Aside from these com­mu­ni­ca­tions, we did­n’t learn much about our sta­tus. I believe it is pos­si­ble, with a case num­ber, to check on your progress online at http://services3.cic.gc.ca/ecas/ECAS.jsp.
    Best of luck with your appli­ca­tion; The only fur­ther advice I can offer is that you have to have tons of patience. I had to find new reser­voirs of it.

    West End Bound — Glad to hear that you’ve made it, and it sounds like you will have some­thing to cel­e­brate as well. You are cer­tain­ly in a great spot for restau­rants and walks on the Eng­lish Bay Beach! Thanks very much for the tip about the Back Alley Wineworks. I’ve heard from sev­er­al folks, includ­ing a co-work­er, that the brew/bot­tle-it-your­self wine busi­ness is a lot bet­ter, and much cheap­er than the retail sit­u­a­tion. I’m def­i­nite­ly going to make check­ing out this one of my New Year’s Res­o­lu­tions (I always make my Res­o­lu­tions easy ones to fol­low — One of these past year’s was ‘Eat more choco­late that’s over 70%’, osten­si­bly because that’s when the med­ical ben­e­fits are sup­posed to kick in.) Look for­ward to hear­ing from you soon.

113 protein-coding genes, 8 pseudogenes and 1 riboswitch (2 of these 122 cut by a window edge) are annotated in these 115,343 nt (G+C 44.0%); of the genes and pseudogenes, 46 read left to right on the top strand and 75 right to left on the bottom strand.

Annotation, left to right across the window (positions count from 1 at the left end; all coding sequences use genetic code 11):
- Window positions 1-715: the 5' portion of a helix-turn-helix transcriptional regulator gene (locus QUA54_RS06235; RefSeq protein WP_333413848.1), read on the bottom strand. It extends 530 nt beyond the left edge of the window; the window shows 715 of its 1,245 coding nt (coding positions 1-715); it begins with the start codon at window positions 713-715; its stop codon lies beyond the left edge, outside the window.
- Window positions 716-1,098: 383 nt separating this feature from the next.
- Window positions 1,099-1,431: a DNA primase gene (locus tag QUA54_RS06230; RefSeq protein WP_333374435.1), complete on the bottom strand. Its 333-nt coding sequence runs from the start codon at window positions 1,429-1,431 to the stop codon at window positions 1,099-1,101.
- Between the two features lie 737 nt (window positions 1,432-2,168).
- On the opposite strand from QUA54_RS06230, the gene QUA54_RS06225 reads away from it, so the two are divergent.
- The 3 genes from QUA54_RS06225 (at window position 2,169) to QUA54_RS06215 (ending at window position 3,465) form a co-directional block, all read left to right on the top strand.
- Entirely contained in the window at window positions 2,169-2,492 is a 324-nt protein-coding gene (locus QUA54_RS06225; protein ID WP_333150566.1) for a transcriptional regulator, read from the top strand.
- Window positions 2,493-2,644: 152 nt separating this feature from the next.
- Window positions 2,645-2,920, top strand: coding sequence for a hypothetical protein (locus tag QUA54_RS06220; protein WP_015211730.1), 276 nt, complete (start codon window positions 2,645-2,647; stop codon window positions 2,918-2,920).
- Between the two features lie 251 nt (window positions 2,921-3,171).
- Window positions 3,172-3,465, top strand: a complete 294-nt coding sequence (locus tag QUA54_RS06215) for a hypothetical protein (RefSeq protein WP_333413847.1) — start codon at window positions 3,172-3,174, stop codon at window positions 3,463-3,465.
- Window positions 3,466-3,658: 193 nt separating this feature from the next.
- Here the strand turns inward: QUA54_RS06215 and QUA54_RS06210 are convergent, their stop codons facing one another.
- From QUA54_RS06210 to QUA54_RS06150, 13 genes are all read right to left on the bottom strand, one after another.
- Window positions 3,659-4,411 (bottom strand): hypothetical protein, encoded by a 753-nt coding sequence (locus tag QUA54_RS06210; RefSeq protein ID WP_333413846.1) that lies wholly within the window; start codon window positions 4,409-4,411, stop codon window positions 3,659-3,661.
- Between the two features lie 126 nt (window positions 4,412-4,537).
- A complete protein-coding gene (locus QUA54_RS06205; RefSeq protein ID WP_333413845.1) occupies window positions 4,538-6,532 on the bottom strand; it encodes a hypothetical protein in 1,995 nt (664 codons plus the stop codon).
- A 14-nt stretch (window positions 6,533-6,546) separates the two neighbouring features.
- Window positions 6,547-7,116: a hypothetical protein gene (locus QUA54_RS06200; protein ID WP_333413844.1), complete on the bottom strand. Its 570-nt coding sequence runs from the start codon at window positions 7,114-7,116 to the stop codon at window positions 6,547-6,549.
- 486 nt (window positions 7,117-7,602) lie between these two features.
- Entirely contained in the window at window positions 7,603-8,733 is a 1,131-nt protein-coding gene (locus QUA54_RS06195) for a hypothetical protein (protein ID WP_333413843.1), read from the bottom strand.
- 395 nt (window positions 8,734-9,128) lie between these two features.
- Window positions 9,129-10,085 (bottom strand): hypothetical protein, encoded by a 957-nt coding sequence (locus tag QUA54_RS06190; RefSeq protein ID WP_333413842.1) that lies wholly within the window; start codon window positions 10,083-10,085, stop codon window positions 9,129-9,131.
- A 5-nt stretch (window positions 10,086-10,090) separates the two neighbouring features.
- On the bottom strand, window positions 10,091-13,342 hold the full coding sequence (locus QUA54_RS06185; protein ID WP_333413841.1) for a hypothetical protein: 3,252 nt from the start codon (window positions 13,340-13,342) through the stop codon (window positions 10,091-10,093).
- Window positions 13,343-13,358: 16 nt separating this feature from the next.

4. Glad to hear that you’ve made it

    Well, we actu­al­ly haven’t made it yet, as we are still spend­ing most of the time in Flori­da while await­ing PR sta­tus. After we receive it, we will spend the major­i­ty of the time there in Van­cou­ver. We still need to sell prop­er­ties we have here in the States and with the cur­rent real estate mar­ket, that could take some time.

    If you are OK with it, email me and we can exchange con­tact info — I’m sure you can be a wealth of infor­ma­tion for us in our upcom­ing move, and it would be great to share expe­ri­ences with you and Pam. (Not to men­tion a glass of wine or two when we’re up there!)